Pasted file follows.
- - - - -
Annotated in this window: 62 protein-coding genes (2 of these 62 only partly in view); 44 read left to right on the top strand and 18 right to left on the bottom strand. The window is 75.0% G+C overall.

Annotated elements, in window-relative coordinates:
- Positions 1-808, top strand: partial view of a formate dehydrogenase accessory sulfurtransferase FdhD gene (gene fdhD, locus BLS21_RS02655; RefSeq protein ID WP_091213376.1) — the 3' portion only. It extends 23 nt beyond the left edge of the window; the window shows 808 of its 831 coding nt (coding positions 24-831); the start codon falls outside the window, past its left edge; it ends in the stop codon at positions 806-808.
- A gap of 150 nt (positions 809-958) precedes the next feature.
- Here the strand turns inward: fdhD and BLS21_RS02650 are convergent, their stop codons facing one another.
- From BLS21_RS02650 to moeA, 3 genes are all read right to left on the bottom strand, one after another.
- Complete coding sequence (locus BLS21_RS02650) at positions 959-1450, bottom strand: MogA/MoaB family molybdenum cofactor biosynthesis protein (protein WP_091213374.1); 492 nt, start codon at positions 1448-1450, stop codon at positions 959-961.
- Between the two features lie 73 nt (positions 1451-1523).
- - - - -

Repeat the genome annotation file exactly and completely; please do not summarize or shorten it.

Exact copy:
Annotated in this window: 62 protein-coding genes (2 of these 62 only partly in view); 44 read left to right on the top strand and 18 right to left on the bottom strand. The window is 75.0% G+C overall.

Annotated elements, in window-relative coordinates:
- Positions 1-808, top strand: partial view of a formate dehydrogenase accessory sulfurtransferase FdhD gene (gene fdhD, locus BLS21_RS02655; RefSeq protein ID WP_091213376.1) — the 3' portion only. It extends 23 nt beyond the left edge of the window; the window shows 808 of its 831 coding nt (coding positions 24-831); the start codon falls outside the window, past its left edge; it ends in the stop codon at positions 806-808.
- A gap of 150 nt (positions 809-958) precedes the next feature.
- Here the strand turns inward: fdhD and BLS21_RS02650 are convergent, their stop codons facing one another.
- From BLS21_RS02650 to moeA, 3 genes are all read right to left on the bottom strand, one after another.
- Complete coding sequence (locus BLS21_RS02650) at positions 959-1450, bottom strand: MogA/MoaB family molybdenum cofactor biosynthesis protein (protein WP_091213374.1); 492 nt, start codon at positions 1448-1450, stop codon at positions 959-961.
- Between the two features lie 73 nt (positions 1451-1523).